How do you replace an icon on the Supreme Court? (and why that is the wrong question)

The news that progressives dreaded for years came to pass last night: Justice Ginsburg died. An icon of the liberal wing of the Court, her passing hands President Trump another seat on the Supreme Court. To progressives, this signals the end of the Court as a bastion of justice and defender of minority rights for the foreseeable future. Note what the conservative majority could do with five votes, the argument goes. Imagine what they will do with another one! And further, the left lost a strong voice, which makes everything worse. Addition by subtraction.

This is the wrong way to think about the Supreme Court. Or at best, it is incomplete.

Writing the year after the Court’s iconic Brown decision, and contrary to the popular belief of the Court as defender of minorities, Robert Dahl argued that the Court is part of the “dominant national alliance.” This means that the Court is generally in step with the politics of its time. Only during realigning moments — think 1800, 1860, or 1932, for example — when the old alliance disintegrates and a new one begins to take control, will the Court be out of step with the politics of its time. Once the new alliance takes hold, it will appoint justices in tune with its policies.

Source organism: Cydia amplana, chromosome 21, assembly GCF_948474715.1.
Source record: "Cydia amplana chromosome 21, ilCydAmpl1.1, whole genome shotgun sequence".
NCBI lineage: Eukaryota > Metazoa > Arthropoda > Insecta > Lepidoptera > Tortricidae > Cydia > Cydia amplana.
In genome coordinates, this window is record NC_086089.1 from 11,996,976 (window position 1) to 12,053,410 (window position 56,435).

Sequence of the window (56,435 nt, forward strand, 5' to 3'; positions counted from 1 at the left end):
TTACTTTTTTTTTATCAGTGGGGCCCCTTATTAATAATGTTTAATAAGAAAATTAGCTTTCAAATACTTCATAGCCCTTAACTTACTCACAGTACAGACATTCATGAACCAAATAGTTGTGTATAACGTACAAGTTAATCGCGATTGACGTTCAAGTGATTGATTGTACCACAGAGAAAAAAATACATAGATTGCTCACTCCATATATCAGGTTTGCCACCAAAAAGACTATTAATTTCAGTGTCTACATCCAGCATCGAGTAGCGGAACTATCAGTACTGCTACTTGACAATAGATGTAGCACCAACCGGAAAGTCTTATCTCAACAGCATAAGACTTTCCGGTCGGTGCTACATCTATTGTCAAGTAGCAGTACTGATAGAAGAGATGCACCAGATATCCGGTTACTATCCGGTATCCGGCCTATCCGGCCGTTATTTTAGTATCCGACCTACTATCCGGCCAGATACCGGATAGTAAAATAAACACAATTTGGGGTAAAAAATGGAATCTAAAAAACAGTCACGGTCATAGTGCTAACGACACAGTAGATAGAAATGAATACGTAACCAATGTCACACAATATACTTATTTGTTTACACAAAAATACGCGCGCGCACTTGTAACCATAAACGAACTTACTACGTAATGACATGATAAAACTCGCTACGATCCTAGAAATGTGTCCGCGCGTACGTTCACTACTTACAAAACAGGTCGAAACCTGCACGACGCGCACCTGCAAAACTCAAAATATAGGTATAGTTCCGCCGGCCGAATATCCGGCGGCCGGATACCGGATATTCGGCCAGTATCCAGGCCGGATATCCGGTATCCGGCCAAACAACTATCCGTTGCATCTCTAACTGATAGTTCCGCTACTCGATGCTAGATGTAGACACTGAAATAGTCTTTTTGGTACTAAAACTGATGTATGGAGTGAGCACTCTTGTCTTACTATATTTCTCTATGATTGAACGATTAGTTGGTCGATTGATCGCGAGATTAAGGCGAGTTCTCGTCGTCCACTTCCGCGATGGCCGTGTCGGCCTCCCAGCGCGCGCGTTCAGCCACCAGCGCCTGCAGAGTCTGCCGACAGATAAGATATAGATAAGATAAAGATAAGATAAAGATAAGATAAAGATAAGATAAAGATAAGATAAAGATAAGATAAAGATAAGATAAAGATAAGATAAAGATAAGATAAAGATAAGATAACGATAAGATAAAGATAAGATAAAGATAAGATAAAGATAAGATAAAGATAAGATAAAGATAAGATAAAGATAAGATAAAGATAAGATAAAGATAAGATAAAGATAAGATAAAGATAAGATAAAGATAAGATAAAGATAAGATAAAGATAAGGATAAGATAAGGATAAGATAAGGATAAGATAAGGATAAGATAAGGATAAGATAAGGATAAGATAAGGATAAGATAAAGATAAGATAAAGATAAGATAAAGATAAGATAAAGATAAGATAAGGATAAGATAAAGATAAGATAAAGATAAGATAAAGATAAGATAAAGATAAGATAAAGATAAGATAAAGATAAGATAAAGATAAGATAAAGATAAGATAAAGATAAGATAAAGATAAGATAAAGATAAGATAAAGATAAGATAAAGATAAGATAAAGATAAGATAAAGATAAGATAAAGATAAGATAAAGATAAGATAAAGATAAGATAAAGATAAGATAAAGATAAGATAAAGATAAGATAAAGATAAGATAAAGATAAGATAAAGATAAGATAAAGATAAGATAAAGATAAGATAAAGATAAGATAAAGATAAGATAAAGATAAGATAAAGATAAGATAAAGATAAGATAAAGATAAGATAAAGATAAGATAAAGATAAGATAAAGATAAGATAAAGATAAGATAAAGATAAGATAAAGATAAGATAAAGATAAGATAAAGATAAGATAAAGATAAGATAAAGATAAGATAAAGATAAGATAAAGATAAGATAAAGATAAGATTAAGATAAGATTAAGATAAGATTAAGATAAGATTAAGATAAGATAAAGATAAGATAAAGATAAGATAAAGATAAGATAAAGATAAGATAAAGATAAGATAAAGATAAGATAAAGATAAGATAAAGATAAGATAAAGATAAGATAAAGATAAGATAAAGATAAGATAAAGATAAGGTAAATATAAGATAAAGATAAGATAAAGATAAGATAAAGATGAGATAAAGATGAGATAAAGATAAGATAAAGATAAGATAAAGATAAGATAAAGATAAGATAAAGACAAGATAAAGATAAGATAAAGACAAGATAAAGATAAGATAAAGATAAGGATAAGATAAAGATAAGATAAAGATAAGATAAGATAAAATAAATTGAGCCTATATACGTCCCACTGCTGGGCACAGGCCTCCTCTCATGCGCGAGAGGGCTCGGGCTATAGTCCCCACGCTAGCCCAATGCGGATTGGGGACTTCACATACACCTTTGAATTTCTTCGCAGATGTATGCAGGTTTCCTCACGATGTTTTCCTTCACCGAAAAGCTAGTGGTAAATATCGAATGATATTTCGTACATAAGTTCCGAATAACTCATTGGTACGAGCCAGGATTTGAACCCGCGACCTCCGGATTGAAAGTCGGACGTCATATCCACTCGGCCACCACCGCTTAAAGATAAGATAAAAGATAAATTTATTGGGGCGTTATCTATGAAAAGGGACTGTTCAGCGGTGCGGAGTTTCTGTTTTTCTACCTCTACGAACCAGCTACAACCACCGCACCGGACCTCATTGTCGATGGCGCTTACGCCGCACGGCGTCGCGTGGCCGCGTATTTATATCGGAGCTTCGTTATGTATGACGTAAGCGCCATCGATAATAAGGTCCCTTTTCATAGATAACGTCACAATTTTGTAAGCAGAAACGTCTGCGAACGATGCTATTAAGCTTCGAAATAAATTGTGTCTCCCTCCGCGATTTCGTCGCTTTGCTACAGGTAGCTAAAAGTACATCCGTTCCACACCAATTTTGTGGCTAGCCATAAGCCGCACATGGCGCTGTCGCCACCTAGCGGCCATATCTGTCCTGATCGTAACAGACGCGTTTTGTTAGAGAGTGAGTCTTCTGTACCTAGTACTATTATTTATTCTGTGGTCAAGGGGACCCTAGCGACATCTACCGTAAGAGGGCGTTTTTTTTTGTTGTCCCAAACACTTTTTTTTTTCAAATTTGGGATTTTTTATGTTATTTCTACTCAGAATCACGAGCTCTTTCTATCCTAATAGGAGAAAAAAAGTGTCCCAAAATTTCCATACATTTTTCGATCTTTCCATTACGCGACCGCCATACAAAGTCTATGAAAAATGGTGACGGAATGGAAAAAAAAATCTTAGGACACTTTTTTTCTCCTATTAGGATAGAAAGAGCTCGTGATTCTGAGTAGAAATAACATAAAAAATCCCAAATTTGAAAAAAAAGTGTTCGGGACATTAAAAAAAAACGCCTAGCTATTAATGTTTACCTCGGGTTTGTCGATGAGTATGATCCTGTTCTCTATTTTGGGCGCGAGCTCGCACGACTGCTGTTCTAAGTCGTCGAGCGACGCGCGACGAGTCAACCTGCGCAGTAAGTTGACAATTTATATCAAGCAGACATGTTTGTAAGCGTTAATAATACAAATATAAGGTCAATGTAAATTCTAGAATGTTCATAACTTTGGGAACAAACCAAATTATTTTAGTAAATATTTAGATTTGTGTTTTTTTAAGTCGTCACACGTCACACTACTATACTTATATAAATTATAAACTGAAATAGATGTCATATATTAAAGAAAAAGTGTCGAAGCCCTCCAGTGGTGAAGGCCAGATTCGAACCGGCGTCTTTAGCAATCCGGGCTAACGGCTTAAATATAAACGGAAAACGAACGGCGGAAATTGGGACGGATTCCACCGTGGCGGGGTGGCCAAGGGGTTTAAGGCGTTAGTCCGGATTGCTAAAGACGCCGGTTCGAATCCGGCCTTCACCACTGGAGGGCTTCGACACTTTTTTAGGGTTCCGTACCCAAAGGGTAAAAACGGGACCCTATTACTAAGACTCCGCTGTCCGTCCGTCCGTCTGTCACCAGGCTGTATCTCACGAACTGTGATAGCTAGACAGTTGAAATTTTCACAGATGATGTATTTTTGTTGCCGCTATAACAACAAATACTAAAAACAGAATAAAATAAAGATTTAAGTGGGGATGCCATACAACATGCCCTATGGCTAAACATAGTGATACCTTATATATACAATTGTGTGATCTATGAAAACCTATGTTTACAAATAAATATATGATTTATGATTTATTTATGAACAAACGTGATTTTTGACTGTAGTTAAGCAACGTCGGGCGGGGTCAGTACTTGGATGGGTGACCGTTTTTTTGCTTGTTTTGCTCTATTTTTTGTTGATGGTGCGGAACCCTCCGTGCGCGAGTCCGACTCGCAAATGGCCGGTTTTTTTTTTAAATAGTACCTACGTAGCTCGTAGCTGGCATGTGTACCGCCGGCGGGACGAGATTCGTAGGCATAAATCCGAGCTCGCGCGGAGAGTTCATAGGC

In English: think about the image of the Court as a defender of powerless minorities and tell me what you see. Most people see the Warren Court. Then think about the politics on the ground that allowed — created — the Warren Court. This brings to mind Ella Baker, Fannie Lou Hamer, John Lewis, the Voter Education Project, the Student Nonviolent Coordinating Committee, the Mississippi Freedom Democratic Party, and so on. It brings to mind Freedom Summer and the Freedom Movement more generally. It brings to mind grassroots organizing. It brings to mind popular constitutionalism, and the idea that all of us have a chance to affect the constitutional norms that ultimately influence Supreme Court decisions.

The point is this: the passing of Ruth Bader Ginsburg is unquestionably sad. However, people should not take from it the idea that all is lost (or won, depending on your politics). Her passing changes nothing. Yes, the Court is a political institution, defined by Dahl as an institution that often “must choose among controversial alternatives of public policy by appealing to at least some criteria of acceptability on questions of fact and value that cannot be found in or deduced from precedent, statute, and Constitution.” Far more important is the fact that the Court does not exist in a vacuum, impervious to political pressures around it. As a political institution, the Court must behave as one. It must be careful. Thoughtful. Strategic. The justices have so understood their role for much of the Court’s history. So must the Roberts Court, lest it risk political blowback (and think here of all the things a political majority could do).

The question then, is not how to replace the late Justice Ginsburg. Rather, the question is, does Senator McConnell really understand what he’s doing? On the evidence since last night, it appears not.

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